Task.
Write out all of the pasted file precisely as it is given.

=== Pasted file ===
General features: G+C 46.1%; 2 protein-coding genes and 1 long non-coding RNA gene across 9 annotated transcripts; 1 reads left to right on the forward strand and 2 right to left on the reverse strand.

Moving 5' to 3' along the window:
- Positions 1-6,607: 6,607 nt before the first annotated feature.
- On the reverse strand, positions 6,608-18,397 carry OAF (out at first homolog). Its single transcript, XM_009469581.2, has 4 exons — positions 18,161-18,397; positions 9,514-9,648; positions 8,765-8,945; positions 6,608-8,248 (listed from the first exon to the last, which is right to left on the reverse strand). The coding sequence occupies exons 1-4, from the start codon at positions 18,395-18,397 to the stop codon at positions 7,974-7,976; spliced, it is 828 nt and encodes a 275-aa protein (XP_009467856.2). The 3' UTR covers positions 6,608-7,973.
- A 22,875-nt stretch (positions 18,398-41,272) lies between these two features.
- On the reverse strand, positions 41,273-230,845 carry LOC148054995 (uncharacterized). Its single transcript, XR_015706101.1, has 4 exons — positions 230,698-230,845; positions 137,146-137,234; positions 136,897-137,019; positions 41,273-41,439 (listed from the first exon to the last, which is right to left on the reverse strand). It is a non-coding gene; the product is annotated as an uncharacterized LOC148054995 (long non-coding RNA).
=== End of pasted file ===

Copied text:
General features: G+C 46.1%; 2 protein-coding genes and 1 long non-coding RNA gene across 9 annotated transcripts; 1 reads left to right on the forward strand and 2 right to left on the reverse strand.

Moving 5' to 3' along the window:
- Positions 1-6,607: 6,607 nt before the first annotated feature.
- On the reverse strand, positions 6,608-18,397 carry OAF (out at first homolog). Its single transcript, XM_009469581.2, has 4 exons — positions 18,161-18,397; positions 9,514-9,648; positions 8,765-8,945; positions 6,608-8,248 (listed from the first exon to the last, which is right to left on the reverse strand). The coding sequence occupies exons 1-4, from the start codon at positions 18,395-18,397 to the stop codon at positions 7,974-7,976; spliced, it is 828 nt and encodes a 275-aa protein (XP_009467856.2). The 3' UTR covers positions 6,608-7,973.
- A 22,875-nt stretch (positions 18,398-41,272) lies between these two features.
- On the reverse strand, positions 41,273-230,845 carry LOC148054995 (uncharacterized). Its single transcript, XR_015706101.1, has 4 exons — positions 230,698-230,845; positions 137,146-137,234; positions 136,897-137,019; positions 41,273-41,439 (listed from the first exon to the last, which is right to left on the reverse strand). It is a non-coding gene; the product is annotated as an uncharacterized LOC148054995 (long non-coding RNA).